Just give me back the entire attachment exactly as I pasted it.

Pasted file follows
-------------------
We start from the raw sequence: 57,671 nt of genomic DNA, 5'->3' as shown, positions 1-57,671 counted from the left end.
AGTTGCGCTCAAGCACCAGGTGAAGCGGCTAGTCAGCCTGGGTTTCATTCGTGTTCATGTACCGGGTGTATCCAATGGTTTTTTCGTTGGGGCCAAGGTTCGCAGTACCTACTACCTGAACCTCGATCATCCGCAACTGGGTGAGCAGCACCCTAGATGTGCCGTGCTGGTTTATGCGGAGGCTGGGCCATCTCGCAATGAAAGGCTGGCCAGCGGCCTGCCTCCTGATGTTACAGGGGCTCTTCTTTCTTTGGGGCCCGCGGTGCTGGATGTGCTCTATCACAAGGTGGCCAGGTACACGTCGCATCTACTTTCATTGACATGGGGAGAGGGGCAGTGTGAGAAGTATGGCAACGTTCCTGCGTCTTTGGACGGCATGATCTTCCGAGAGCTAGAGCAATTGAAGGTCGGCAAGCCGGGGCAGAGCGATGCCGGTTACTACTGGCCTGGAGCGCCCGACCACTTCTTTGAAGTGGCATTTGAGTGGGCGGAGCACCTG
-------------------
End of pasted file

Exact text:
We start from the raw sequence: 57,671 nt of genomic DNA, 5'->3' as shown, positions 1-57,671 counted from the left end.
AGTTGCGCTCAAGCACCAGGTGAAGCGGCTAGTCAGCCTGGGTTTCATTCGTGTTCATGTACCGGGTGTATCCAATGGTTTTTTCGTTGGGGCCAAGGTTCGCAGTACCTACTACCTGAACCTCGATCATCCGCAACTGGGTGAGCAGCACCCTAGATGTGCCGTGCTGGTTTATGCGGAGGCTGGGCCATCTCGCAATGAAAGGCTGGCCAGCGGCCTGCCTCCTGATGTTACAGGGGCTCTTCTTTCTTTGGGGCCCGCGGTGCTGGATGTGCTCTATCACAAGGTGGCCAGGTACACGTCGCATCTACTTTCATTGACATGGGGAGAGGGGCAGTGTGAGAAGTATGGCAACGTTCCTGCGTCTTTGGACGGCATGATCTTCCGAGAGCTAGAGCAATTGAAGGTCGGCAAGCCGGGGCAGAGCGATGCCGGTTACTACTGGCCTGGAGCGCCCGACCACTTCTTTGAAGTGGCATTTGAGTGGGCGGAGCACCTG